Moreland lived in Arkansas until he was about 16 when his family moved to Pasadena, CA. Moreland grew up in the same neighborhood as Jackie Robinson, who was a friend of the family. Moreland and Robinson both attended Muir High School in Pasadena and played baseball. Afterwards, Moreland attended Pasadena Junior College and the University of Redlands.
In 1939, he and Robinson played together on a semi-pro baseball team and won the state championship. The following summer, Moreland sought a job as a professional baseball pitcher, catching on with the Baltimore Elite Giants of the Negro National League. After graduating in 1941, Moreland signed with Tampico Alijadores of the Mexican League. He did well, and his performance drew attention, and in 1942, Moreland and Jackie Robinson were discussed as possible candidate to play with the Chicago White Sox. However, no contracts were offered. In addition, late that year, Moreland was among a group of Negro League players who were offered tryouts in the all-white Pacific Coast League. However, by the time tryouts came in the spring of 1943, the offers were withdrawn. Consequently, the PCL was not integrated until 1948.
Moreland pitched with various semi-pro clubs during the in 1943 before returning to the Mexican league with Tampico in 1944 and Monterrey in 1946. However, it was in the spring of 1947 that Moreland finally got his chance to tryout for a minor league team. Moreland had moved his family to El Centro, CA where the upstart El Centro Imperials where operating. On May 16th, the Imperials announced their new manager would be Ray Viers, an acquaintance and former teammate of Moreland's. One of Viers first moves as manager was to sign Moreland, and on May 21st, Moreland became the first black player in the Sunset League, as well as among the first to play minor league baseball as a whole. Moreland's appearance came only a month after Jackie Robinson became the first African-American in the major leagues.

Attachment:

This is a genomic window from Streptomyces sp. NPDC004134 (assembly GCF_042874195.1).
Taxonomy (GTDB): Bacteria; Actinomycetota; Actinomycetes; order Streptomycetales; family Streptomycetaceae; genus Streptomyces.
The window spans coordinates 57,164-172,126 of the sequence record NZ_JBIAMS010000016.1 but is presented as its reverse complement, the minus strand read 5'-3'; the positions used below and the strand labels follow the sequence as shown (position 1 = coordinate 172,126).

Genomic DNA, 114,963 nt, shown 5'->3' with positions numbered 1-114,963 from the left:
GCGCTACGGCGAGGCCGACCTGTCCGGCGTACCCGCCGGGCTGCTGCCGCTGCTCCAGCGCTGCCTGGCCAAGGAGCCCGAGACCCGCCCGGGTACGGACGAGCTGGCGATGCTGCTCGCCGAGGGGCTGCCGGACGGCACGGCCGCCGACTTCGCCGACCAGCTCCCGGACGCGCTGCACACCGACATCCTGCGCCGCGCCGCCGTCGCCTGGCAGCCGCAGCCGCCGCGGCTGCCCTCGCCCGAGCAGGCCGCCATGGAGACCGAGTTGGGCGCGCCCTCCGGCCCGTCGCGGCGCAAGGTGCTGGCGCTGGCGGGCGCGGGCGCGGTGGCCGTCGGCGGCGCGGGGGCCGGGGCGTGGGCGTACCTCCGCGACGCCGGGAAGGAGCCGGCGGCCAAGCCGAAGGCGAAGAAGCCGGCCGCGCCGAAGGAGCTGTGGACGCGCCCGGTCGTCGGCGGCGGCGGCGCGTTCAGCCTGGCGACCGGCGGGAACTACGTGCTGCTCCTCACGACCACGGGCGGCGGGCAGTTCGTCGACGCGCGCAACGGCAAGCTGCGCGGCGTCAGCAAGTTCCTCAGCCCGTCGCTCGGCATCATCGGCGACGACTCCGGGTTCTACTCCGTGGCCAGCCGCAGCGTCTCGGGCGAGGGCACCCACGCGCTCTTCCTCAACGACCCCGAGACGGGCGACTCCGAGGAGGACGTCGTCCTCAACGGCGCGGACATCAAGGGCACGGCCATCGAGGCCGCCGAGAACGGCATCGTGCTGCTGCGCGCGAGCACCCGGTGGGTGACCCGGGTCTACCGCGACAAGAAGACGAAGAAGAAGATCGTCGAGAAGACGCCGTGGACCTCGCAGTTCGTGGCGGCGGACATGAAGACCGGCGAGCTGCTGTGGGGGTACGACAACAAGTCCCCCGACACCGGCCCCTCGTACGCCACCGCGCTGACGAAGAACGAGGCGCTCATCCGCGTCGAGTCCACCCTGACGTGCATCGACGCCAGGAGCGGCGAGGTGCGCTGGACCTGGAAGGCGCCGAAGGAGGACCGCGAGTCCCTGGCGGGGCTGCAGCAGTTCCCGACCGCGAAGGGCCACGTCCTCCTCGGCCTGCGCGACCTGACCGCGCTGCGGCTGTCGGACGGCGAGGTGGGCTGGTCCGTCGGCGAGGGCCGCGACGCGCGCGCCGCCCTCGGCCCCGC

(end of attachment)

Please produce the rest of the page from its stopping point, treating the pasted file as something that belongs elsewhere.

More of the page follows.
Moreland pitched with El Centro from 1947-1950 before joining the Mexicali Eagles and enjoying a career in the Southwest International League and Arizona-New Mexico League from 1950-1956. He briefly worked as a minor league umpire in 1958 before his baseball career came to an end. On February 15th, 1959, Moreland was arrested for trying to sell a controlled substance and was sentenced to prison. He was paroled in 1964, and died in Alameda, CA on November 27th, 1973. He was buried in Los Angeles National Cemetery.
Statistics at Baseball-Reference.com.
Statistics at Seamheads.com.
1) "Nate Moreland: A Mystery to Historians", by John McReynolds, National Pastime, 1999
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